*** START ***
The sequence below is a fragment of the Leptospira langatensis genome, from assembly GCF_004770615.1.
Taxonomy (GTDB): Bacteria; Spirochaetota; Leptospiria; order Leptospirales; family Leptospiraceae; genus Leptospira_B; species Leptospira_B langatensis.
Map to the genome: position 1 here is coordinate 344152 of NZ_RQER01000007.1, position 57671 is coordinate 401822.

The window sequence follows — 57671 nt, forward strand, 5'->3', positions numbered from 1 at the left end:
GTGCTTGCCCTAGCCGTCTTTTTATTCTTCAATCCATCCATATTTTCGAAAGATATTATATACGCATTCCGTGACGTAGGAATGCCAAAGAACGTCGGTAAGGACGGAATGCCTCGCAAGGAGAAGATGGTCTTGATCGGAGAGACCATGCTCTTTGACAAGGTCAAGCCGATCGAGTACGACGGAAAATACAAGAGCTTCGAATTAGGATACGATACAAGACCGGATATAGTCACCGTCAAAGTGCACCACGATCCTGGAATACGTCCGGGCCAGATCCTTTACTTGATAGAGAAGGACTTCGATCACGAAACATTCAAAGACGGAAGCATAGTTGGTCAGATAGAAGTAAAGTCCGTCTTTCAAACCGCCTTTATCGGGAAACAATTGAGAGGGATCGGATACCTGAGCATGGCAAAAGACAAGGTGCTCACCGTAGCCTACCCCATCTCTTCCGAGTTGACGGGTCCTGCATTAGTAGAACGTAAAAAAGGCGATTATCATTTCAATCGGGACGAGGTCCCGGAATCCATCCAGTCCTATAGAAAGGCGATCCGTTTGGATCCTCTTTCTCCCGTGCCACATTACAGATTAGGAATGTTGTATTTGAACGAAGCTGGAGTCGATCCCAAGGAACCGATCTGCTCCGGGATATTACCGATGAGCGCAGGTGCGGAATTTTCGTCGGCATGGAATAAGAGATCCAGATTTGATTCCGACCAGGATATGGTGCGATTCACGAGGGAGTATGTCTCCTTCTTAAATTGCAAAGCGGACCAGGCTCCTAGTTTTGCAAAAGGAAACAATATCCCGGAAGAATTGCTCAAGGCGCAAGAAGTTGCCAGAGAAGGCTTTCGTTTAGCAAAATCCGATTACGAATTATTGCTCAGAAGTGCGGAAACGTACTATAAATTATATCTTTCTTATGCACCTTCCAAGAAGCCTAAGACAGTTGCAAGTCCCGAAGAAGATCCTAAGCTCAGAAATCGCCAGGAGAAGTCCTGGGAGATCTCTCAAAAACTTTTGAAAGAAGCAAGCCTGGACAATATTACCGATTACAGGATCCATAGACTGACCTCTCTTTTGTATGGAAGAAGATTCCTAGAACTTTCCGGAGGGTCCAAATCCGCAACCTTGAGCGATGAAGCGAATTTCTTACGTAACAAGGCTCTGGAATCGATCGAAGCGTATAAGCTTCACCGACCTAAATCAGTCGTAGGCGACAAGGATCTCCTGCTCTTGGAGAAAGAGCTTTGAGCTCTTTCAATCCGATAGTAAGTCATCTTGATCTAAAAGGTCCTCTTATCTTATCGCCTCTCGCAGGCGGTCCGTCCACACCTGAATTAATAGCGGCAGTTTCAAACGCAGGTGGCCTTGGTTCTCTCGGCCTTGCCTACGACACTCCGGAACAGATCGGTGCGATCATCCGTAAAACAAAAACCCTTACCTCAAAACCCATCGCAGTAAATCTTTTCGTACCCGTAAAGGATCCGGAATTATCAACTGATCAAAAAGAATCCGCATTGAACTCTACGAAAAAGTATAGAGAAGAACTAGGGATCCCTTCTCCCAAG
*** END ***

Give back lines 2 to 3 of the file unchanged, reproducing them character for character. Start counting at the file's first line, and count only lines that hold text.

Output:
Taxonomy (GTDB): Bacteria; Spirochaetota; Leptospiria; order Leptospirales; family Leptospiraceae; genus Leptospira_B; species Leptospira_B langatensis.
Map to the genome: position 1 here is coordinate 344152 of NZ_RQER01000007.1, position 57671 is coordinate 401822.